Written by David Weddle and Bradley Thompson

I was very late to the BSG fandomery. Hungover in Ireland (a national pastime, I believe), I had little left to watch. But we had downloaded the entire series. It'd been designated as "To Be Watched Some Day." And that day had come. And we devoured it. I think it was currently airing season three. There were many great episodes. But, I was completely in love with it. Not nearly as much as my husband was, but close.

But, night after night, when surfing our four channels (we couldn't hook up Sky TV or whatever it was called -- or so we thought. We found out right before we moved that we could have gotten it... ain't that always the way), it always became a choice of live Snooker, Cash in the Attic or BSG. BSG quickly won out.

Now here's the thing. If you don't watch BSG, I can't really explain Seasons One and Two to you well enough to convey how much of an impact this episode had on me. With MIRACLES it was easy. It was a standalone episode that didn't need too much set up. Let's just put it this way, we've spent seasons one and two hating, I MEAN HATING Cylons. Cylons are machines. And they blew the planets on which all humans were living to high fucking hell. The only people who remain are the thousands who were aboard ships in outer space.

Not only do these humans HATE the Cylons. They fear the hell out of them. And what's worse? The Cylon's look like you and me. They look human. The bleed human. They aren't Terminators. They're way more complex than that. They are monotheists. They appear to have feelings. You get the idea.

So, there's this weasly little genius guy who's hotter than hell. He's a human. His name is Gaius Baltar. And he's just a bit crazy. For the entirety of Seasons One and Two, he's been having long talks with his girlfriend. Who's dead. She died when the Cylons obliterated the fuck out of his planet. Except, it turns out, she was a Cylon. If you haven't seen BSG, this is a really piss-poor retelling of it. And please, if I've turned you off of ever seeing it, PLEASE give it a chance. Because it's awesome.

Anyhoo. The hubby and I were getting near the end of the second season, and I was really liking the show. But then, I saw Downloaded and became a die-hard fan that will defend BSG until the Cylons blow us up.

It's told pretty much entirely from the point of view of the Cylons. On one of the planets, Caprica, where they'd killed almost all of the humans. And it turns out that 6, Gaius' girlfriend, is there. She's been "Downloaded" into a new body -- the exact same actress, mind you; she looks the same, talks the same, etc. I don't remember if this was the first time we found out that Cylons didn't die.

In any event, all of the things that 6 felt for Gaius, all of 6's memories are downloaded into this new 6. Now called Caprica 6. And, like Gaius up on Galactica who sees and speaks to her, she sees and speaks to Gaius. But they're not linked. It seems to be an imaginary thing. Maybe. I'm not sure.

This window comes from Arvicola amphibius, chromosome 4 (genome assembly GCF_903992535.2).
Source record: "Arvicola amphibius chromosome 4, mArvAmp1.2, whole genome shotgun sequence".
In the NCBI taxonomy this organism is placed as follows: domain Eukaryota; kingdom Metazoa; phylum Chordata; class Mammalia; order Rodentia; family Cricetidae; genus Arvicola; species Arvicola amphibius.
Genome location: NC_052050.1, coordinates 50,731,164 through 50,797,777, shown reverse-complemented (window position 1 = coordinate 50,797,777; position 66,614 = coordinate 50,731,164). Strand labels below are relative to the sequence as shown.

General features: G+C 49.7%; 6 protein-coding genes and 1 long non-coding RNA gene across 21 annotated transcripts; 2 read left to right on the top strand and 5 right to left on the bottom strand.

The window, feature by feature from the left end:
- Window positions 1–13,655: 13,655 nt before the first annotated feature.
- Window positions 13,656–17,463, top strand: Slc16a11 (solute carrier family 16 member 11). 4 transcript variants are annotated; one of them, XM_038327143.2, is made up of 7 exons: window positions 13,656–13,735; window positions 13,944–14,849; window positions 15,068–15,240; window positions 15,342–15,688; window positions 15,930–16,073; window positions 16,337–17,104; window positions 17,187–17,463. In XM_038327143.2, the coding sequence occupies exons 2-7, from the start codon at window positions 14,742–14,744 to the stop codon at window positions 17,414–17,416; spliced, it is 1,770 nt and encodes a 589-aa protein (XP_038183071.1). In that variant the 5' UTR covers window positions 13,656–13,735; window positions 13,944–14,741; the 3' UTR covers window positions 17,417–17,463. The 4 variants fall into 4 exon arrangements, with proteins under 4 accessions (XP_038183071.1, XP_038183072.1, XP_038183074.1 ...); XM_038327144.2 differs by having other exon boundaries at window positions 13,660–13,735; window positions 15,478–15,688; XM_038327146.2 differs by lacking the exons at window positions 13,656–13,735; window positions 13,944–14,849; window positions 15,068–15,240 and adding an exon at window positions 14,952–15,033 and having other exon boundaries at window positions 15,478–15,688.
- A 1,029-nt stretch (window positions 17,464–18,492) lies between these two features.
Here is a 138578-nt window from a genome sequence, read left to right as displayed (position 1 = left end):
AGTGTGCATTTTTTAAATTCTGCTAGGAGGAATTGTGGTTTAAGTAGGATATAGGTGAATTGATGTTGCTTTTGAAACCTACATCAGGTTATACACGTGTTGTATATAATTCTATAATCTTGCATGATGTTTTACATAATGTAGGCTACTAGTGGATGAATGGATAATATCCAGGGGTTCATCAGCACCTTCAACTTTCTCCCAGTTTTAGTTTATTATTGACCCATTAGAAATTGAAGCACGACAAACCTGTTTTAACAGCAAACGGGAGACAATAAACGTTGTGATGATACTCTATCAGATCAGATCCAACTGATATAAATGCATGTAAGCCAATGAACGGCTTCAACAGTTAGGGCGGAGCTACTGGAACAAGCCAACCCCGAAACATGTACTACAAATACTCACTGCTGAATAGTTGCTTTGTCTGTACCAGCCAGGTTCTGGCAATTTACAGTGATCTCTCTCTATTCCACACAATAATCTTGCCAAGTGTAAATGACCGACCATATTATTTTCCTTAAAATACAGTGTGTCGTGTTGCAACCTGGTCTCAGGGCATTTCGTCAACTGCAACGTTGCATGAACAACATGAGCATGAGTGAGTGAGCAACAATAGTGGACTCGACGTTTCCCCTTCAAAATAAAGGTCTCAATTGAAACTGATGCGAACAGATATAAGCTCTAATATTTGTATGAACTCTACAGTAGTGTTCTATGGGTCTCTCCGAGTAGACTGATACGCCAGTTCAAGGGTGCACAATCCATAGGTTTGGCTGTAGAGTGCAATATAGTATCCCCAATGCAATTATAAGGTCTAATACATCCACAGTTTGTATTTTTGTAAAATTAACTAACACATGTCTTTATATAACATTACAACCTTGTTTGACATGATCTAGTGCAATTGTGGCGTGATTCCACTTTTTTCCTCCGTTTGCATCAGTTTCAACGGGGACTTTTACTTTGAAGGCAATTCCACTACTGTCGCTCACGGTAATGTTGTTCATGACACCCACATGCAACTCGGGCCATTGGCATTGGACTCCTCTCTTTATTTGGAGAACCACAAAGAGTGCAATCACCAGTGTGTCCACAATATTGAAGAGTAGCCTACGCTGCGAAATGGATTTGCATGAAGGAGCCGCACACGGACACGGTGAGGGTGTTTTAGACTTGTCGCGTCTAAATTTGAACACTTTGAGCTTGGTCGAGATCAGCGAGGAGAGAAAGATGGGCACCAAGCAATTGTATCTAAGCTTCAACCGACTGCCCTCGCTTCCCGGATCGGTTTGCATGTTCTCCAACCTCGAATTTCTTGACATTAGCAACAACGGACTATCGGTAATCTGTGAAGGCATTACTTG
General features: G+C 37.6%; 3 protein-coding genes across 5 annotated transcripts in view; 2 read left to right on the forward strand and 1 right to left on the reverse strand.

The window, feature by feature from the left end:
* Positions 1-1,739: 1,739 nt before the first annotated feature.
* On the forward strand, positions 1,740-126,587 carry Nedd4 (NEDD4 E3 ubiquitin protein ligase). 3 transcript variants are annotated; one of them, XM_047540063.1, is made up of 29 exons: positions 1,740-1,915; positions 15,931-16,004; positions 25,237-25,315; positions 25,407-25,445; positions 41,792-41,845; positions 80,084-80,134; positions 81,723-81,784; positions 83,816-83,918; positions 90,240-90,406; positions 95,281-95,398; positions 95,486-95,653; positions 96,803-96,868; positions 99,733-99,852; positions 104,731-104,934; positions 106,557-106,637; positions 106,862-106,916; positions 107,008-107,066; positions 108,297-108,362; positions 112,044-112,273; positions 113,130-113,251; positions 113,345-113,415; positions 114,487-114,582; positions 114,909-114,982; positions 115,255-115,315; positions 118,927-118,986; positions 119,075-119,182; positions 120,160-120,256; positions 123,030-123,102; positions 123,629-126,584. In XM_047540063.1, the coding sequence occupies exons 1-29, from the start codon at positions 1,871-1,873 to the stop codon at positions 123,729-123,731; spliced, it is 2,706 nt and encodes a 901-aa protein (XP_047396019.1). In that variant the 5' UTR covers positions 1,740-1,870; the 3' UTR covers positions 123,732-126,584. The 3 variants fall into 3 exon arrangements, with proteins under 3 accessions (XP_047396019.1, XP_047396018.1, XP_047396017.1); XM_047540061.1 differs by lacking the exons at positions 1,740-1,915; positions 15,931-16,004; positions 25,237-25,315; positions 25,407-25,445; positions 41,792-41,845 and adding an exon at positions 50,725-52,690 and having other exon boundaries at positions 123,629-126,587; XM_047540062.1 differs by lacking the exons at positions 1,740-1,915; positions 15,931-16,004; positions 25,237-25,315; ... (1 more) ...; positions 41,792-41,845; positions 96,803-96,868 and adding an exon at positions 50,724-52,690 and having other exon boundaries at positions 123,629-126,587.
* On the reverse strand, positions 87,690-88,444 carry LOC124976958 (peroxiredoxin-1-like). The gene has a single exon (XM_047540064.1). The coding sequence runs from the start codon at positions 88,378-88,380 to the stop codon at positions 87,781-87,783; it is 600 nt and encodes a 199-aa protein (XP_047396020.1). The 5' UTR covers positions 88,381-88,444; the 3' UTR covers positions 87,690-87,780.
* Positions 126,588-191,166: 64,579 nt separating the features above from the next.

But these things. These Cylons. We hate them. We revile them. They've tried to kill off the human race!

But spend an hour with them. Spend an hour with Caprica 6. Feel what she's going through. What she's remembering. See what she has to do to survive. See how she stands out among the rest of them.

Seeing this episode took my breath away. Took away my will to write. At least for that moment. Because I knew, then and there, that there was no way I was ever going to top that episode. On any show. No matter how hard I tried.

I literally (figuratively; for all you HIMYM fans out there) had to sit myself down and be okay with not being able to write as well as that. I'm still not over it, I don't think. I try. But there's always that voice inside my head (perhaps it's Gaius, perhaps it's Caprica 6) who reminds me of this episode. It makes me push myself to be better. I hope I never lose that.


That night, as I watched this episode, with the ensuing depression and humility and awe, I realized that there ARE two sides to every story. That the villain IS the hero of his own story. And that I couldn't -- SHOULDN'T -- take that for granted.

Lesson learned.

Tuesday, January 13, 2009

The Friendly Skies

I've been thinking a lot about the shows that have inspired me. Sure there are overall series that are incredible. But, when speccing something, I always try to emulate a little of what I've learned from specific episodes that have made me pause and question my own ability when in the face of such brilliance.

MIRACLES -- "The Friendly Skies"
Written by David Greenwalt, Richard Hatem, Chris Brancato, Albert Salke

MIRACLES was a short-lived show on ABC. It got preempted a lot. I think maybe six episodes aired (of 13). And I think each of those six episodes aired on different nights and different times. So, you know, you had to love it to look for it. It was ABC's X-Files -- but with a priest! Paul Callan (Skeet Ullrich) who joins a merry band of Scoobies .

The pilot episode showed that this show was going to present you with things, that on the face looked straight forward, but later, you'd find out that if you look at them in a slightly different light, there might be something a little more sinister at work. A small example of this is a bunch of people who all saw the same words when experiencing some sort of miracle:

God is now here.

Okay, you know, we've got a priest, and religious stuff happening. It makes a lot of sense, in the grand scheme of miracles, that is. Except, as one of the Scoobies, Alva Keel (Angus MacFadyen) tells Paul, what happens when you take out the space between the "w" and the "h?" Well, you get: